At 153 Main Street in Ansonia is a large former factory building that was built c. 1900 by the Ansonia Osborne and Cheeseman Company. As described in The History of the Old Town of Derby, Connecticut, 1642-1880 (1880), by Samuel Orcutt:

Osborn and Cheeseman conducted a mercantile business in Birmingham some years, and in 1858 went into the hoop-skirt business at that place, and removed to Ansonia in 1859. In 1866 the Osborn and Cheeseman Company was organized with a capital stock of $120,000. Charles Durand was president of the company until 1875, when he sold his interest in the enterprise. The company now manufactures a great variety of goods, such as sheet and brass ware, gilding metal, German silver, copper and German-silver wire, seamless ferrules, and other kinds of metallic goods, which are sold in all parts of the United States.

Attached to the factory on the Main Street side is a yellow brick Neoclassical Revival former company office building (pictured above), erected c. 1910 with a third floor added sometime later. The entire factory building is now known as the Palmer Building because Palmer Brothers Trucking was located there, with other businesses, from 1955 to 1985. The building was then acquired by the City of Ansonia, but remained vacant, except for the Doyle Senior Center on the ground floor, for years as the city tried to sell it to a developer. There are now plans to convert the property for apartments and retail use.

Windham Textile and History Museum (1877)

Wednesday, March 1st, 2017 Posted in Folk Victorian, Industrial, Queen Anne, Windham | No Comments »

The Windham Textile and History Museum (411 Main Street in Willimantic) presents the nineteenth and early twentieth century history of Willimantic’s textile industry, focusing on the Willimantic Linen Company, whose former mill buildings are located just across the street. These mills were later owned by the American Thread Company. In 1985 they were acquired by developer Jonathan Dugan. The museum opened in 1989 in two buildings erected by the company in 1877 and donated by Dugan in 1986. One is the former company store (pictured above), which had a library for workers on the third floor called Dunham Hall. The other (pictured below) is called the Dugan Mill, the upper floor of which was added during the first decade of the twentieth century to be used as the headquarters for the American Thread Fire Brigade. It later became a meeting hall which was recently restored for use by the museum.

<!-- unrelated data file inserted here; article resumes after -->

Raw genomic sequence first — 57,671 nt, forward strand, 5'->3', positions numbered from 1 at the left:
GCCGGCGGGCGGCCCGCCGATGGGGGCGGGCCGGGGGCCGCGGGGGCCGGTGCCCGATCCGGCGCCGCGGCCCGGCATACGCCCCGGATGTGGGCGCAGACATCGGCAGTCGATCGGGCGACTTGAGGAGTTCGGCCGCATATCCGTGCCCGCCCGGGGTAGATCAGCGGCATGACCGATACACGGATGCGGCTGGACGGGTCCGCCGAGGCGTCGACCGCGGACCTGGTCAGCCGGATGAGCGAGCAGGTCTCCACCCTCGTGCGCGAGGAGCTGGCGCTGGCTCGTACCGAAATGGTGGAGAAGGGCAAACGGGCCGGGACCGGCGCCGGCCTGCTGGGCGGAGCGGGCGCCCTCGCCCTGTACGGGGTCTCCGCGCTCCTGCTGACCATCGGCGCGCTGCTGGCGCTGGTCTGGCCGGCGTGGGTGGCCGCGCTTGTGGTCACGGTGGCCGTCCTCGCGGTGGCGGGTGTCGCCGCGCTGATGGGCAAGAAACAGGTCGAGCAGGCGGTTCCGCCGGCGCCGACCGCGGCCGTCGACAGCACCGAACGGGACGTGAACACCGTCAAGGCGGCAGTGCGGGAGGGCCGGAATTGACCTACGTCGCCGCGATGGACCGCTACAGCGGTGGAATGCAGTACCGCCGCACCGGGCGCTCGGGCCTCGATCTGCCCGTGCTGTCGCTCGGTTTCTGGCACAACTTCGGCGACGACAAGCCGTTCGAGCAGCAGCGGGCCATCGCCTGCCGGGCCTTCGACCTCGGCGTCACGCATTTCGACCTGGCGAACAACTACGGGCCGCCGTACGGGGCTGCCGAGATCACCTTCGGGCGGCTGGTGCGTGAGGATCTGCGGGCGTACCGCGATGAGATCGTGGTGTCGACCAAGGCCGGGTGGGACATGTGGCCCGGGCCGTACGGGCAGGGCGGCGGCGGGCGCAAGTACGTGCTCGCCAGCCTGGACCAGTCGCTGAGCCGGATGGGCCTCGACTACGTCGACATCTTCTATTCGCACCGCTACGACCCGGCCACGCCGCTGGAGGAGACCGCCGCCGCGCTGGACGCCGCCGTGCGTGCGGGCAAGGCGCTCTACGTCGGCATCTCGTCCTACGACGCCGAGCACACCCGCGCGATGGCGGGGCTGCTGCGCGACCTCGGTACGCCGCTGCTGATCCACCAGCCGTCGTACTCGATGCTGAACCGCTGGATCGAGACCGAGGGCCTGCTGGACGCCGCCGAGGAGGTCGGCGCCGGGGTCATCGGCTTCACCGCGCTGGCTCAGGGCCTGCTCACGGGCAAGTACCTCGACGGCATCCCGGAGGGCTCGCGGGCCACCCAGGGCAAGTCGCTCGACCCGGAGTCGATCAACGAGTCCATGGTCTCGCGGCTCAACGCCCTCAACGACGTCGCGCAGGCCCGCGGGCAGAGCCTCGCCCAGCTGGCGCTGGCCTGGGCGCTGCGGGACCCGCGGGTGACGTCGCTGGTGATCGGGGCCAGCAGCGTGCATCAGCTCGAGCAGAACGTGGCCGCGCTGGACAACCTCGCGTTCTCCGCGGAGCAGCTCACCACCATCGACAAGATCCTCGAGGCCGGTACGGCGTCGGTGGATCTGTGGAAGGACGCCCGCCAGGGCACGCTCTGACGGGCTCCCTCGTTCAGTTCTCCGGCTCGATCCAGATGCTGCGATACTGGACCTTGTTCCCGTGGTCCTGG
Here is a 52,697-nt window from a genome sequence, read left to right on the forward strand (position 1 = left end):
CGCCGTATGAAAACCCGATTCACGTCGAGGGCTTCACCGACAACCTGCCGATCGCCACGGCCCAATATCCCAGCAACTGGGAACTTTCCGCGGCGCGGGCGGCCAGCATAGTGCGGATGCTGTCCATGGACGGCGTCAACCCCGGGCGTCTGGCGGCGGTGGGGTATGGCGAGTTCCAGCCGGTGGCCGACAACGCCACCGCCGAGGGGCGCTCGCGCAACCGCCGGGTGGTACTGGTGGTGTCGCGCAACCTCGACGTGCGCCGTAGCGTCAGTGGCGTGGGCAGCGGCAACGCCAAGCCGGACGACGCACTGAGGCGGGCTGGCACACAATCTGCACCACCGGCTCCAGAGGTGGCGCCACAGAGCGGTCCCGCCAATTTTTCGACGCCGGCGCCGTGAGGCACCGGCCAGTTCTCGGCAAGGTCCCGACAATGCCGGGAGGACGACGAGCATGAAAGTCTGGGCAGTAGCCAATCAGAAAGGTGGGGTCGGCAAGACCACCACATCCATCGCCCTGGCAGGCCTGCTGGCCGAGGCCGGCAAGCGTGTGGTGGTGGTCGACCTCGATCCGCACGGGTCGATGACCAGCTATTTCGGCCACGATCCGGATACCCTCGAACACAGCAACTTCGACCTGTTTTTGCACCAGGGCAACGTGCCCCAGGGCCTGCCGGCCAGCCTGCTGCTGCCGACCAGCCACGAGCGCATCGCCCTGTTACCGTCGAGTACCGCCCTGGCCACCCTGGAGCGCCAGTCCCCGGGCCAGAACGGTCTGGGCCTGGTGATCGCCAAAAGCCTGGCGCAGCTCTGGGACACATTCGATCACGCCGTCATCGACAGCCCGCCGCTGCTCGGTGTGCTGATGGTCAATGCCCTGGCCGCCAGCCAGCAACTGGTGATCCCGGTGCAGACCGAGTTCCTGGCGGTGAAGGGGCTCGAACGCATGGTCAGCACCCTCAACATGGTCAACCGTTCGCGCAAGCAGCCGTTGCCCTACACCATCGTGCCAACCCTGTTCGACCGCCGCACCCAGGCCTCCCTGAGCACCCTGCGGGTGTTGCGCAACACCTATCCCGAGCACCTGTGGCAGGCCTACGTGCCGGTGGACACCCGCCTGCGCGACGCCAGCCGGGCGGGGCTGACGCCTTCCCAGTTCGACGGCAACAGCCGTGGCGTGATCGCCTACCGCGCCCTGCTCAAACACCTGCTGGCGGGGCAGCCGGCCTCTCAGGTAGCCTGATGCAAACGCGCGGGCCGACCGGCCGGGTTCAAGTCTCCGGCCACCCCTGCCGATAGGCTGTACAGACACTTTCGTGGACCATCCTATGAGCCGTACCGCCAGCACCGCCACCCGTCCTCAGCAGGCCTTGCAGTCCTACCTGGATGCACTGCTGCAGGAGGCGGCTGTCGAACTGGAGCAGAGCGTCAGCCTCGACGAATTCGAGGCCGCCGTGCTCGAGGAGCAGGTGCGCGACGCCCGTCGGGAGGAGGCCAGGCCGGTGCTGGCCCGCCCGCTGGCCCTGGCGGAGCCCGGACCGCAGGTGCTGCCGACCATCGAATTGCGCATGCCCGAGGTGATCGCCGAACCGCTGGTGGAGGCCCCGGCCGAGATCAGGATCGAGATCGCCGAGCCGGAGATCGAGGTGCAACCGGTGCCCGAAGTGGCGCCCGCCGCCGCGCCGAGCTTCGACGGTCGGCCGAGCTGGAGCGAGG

Columbus Circle Ensign-Bickford Houses (1913)

Friday, February 10th, 2017 Posted in Avon, Houses, Industrial, Vernacular | No Comments »

In 1892 the Ensign-Bickford Company of Simsbury acquired a half interest in the Climax Fuse Company of Avon. By 1907 the companies merged. Following its practice in Simsbury, Ensign-Bickford erected housing for its workers in Avon, including a number of houses built c. 1913 around a small green called Farmington Court. Unusually for the time these were mostly single-family homes instead of multi-family tenements. This was part of a new movement in which industrial companies began erecting suburban-type neighborhoods for their workers. Farmington Court was renamed Columbus Circle in 1930, but which time the residents were primarily Italian-Americans. The Prince Thomas of Savoy Society, an Italan-American social club, built its headquarters nearby in 1932.